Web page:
Although we can criticize all we like regarding the artistic skill and ethics of Jeff Koons’ work, one cannot dispute the fun and lighthearted nature of his works from the 1990’s. This was one specific part of the exposition that I was particularly looking forward to seeing were the intentionally celebrated enormous inflatable sculptures. The exhibition includes Koons’ Celebration series, to which on display are Balloon Dog (Magenta) (1994-2000) and the giant Hanging Heart. Looking at these sculptures, one almost escapes back into childhood, as there is something amusing about them. Despite the kitschness of them, I really quite like them, in an ironic way of course… In 2009, Jeff Koons joined in unison with the Chateau de Versailles, and hosted an exposition within the Chateau itself. Situated in the different rooms and courtyards of the palace, I can only imagine how interesting a juxtaposition this would have created. Therefore, after seeing this big sculptures in the Centre Pompidou, I think I would have preferred to have seen them in different setting.
Concluding the exposition, Koons’ most recent work looks back to the world of antiquity for inspiration. The series titled Gazing Ball, includes cast figures of various famous antique sculptures with gazing balls placed on them. The aim, I guess, of such pieces is to force viewers to question the relationship between art of the past and the present, to enquire about the History of Art in general. However, I could not even allow myself to probe such questions, and to me they are simple an attempt to create something abstract and problematic.
Despite all the negative comments made, I did really enjoy the exposition. What I liked was the experience of seeing these various works, and watching others encounter them also. As many critics have mentioned, there is something very familiar and accessible with Koons’ work, therefore it will come as no surprise that visiting the exposition were many school trips. Situated around all the works on show are invisible alarms, that were going off right left and centre throughout my visit – from people too close to various sculptures to little children wanting to touch them. This just proves the interactive quality of Jeff Koons’ work, which is probably why he has been such a success throughout the world. We are only human after all.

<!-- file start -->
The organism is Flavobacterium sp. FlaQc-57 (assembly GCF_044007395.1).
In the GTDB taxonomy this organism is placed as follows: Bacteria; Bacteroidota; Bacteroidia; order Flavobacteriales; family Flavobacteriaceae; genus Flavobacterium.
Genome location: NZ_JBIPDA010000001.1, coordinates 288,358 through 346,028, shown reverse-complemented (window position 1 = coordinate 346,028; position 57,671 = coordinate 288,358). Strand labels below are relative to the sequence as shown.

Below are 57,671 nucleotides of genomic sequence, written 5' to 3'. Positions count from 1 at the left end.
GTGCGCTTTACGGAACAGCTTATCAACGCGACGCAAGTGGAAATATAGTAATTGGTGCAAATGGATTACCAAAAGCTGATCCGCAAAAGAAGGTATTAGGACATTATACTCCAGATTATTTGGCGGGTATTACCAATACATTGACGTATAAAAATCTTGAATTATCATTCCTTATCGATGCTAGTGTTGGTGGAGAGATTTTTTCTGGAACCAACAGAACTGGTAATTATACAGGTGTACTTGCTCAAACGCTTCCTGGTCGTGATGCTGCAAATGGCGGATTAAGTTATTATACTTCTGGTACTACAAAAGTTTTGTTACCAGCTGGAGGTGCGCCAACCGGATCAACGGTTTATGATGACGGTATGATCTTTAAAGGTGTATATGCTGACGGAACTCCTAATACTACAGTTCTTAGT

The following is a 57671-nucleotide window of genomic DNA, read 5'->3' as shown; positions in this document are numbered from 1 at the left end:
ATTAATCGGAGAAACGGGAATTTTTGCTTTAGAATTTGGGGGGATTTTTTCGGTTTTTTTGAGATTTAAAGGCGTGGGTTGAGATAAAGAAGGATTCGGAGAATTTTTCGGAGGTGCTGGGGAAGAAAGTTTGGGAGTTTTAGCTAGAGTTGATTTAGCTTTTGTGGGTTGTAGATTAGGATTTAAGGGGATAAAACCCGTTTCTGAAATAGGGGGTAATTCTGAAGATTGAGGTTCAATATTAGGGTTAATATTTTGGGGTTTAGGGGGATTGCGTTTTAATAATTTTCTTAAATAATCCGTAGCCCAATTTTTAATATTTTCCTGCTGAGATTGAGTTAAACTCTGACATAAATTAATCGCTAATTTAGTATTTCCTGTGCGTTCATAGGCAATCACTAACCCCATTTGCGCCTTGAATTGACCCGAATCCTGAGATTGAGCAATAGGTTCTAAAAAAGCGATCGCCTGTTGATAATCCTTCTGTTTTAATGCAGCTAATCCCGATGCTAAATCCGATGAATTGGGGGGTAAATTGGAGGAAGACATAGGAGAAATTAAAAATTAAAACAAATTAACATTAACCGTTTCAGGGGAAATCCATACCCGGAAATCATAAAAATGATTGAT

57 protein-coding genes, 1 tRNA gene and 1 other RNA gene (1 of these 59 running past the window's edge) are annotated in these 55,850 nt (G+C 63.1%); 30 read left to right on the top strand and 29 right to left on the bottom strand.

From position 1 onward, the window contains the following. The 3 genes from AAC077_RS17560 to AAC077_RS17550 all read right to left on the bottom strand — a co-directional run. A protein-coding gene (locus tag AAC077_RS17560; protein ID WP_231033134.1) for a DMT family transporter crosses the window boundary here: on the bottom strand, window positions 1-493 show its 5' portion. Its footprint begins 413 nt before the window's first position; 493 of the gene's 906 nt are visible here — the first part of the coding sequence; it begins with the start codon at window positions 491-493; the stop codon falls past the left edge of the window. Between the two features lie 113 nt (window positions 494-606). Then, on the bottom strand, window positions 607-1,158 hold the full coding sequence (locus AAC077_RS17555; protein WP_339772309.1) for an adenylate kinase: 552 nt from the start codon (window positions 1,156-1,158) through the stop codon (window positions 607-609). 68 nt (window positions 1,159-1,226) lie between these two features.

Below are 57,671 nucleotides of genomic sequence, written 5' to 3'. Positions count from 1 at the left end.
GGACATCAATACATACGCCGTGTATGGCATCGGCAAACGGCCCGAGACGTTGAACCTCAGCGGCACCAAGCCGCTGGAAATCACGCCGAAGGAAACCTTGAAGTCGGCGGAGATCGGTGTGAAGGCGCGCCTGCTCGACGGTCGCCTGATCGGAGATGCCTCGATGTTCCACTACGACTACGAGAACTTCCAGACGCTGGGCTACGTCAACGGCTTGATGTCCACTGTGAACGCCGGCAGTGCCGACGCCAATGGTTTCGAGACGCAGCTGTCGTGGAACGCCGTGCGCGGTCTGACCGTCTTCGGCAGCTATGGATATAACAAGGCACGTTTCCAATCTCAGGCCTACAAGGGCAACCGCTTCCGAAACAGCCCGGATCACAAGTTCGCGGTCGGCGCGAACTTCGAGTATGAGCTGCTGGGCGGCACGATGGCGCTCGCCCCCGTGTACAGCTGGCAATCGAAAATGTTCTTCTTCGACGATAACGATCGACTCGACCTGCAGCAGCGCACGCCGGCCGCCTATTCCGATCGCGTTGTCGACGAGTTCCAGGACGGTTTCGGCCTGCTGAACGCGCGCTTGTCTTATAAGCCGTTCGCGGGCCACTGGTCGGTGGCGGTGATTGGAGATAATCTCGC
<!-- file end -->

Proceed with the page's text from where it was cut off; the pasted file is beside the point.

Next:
Even though the ‘meaning’ of the work may have been disregarded by myself, Koons’ works are extremely photogenic, and so I took great pleasure from taking many photos of the various works on show. And I certainly wasn’t the only one enjoying the interactive nature of his objects. With the reflective works, many people were actually queuing to be able to take the perfect selfie reflection – although interacting with the artwork, these are surely just acts of narcissism that is in turn represented in Koons’ work? The vain society of today, and the sheer dependency for material, therefore seems to parallel the sculptures of Koons and perhaps his work has more layers than I had first anticipated.
Whether a fan or not, one cannot argue that Jeff Koons has caused quite a stir in the world of art throughout his career, instigating the need to question various important questions about commercialism, the production and the meaning of art in general.
Have you been to the exhibition? If so, let me know what you thought of it! Or perhaps you decided against going to see, which in that case, I would love to hear your thoughts.
All the photos that I took during the exhibition are here on my Flickr account: https://www.flickr.com/photos/roisingrace/sets/72157651522755319/
To get more information about the exposition, head over to the Centre Pompidou main website: https://www.centrepompidou.fr/cpv/resource/cABRrbG/r4ydaM6